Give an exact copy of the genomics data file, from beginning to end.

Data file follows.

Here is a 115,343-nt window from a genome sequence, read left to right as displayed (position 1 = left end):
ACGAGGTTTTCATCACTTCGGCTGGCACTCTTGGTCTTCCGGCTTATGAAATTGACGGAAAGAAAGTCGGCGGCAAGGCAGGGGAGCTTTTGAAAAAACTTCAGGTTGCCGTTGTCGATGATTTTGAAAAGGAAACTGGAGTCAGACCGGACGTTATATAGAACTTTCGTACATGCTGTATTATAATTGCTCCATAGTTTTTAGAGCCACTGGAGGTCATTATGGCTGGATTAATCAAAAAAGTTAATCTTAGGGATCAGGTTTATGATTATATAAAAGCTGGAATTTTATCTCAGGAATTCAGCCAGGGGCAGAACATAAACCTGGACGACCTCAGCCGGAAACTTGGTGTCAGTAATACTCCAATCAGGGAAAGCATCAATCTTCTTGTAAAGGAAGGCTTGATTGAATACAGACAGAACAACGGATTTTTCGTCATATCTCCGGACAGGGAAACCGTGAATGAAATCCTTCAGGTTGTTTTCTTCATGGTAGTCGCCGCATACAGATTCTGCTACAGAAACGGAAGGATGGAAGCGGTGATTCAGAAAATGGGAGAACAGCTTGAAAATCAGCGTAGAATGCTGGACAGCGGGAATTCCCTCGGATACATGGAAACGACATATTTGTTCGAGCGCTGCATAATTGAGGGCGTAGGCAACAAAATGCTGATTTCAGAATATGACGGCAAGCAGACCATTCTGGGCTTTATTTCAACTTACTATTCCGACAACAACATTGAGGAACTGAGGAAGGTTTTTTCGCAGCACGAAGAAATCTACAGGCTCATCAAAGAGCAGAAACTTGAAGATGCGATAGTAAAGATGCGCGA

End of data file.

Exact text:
Here is a 115,343-nt window from a genome sequence, read left to right as displayed (position 1 = left end):
ACGAGGTTTTCATCACTTCGGCTGGCACTCTTGGTCTTCCGGCTTATGAAATTGACGGAAAGAAAGTCGGCGGCAAGGCAGGGGAGCTTTTGAAAAAACTTCAGGTTGCCGTTGTCGATGATTTTGAAAAGGAAACTGGAGTCAGACCGGACGTTATATAGAACTTTCGTACATGCTGTATTATAATTGCTCCATAGTTTTTAGAGCCACTGGAGGTCATTATGGCTGGATTAATCAAAAAAGTTAATCTTAGGGATCAGGTTTATGATTATATAAAAGCTGGAATTTTATCTCAGGAATTCAGCCAGGGGCAGAACATAAACCTGGACGACCTCAGCCGGAAACTTGGTGTCAGTAATACTCCAATCAGGGAAAGCATCAATCTTCTTGTAAAGGAAGGCTTGATTGAATACAGACAGAACAACGGATTTTTCGTCATATCTCCGGACAGGGAAACCGTGAATGAAATCCTTCAGGTTGTTTTCTTCATGGTAGTCGCCGCATACAGATTCTGCTACAGAAACGGAAGGATGGAAGCGGTGATTCAGAAAATGGGAGAACAGCTTGAAAATCAGCGTAGAATGCTGGACAGCGGGAATTCCCTCGGATACATGGAAACGACATATTTGTTCGAGCGCTGCATAATTGAGGGCGTAGGCAACAAAATGCTGATTTCAGAATATGACGGCAAGCAGACCATTCTGGGCTTTATTTCAACTTACTATTCCGACAACAACATTGAGGAACTGAGGAAGGTTTTTTCGCAGCACGAAGAAATCTACAGGCTCATCAAAGAGCAGAAACTTGAAGATGCGATAGTAAAGATGCGCGA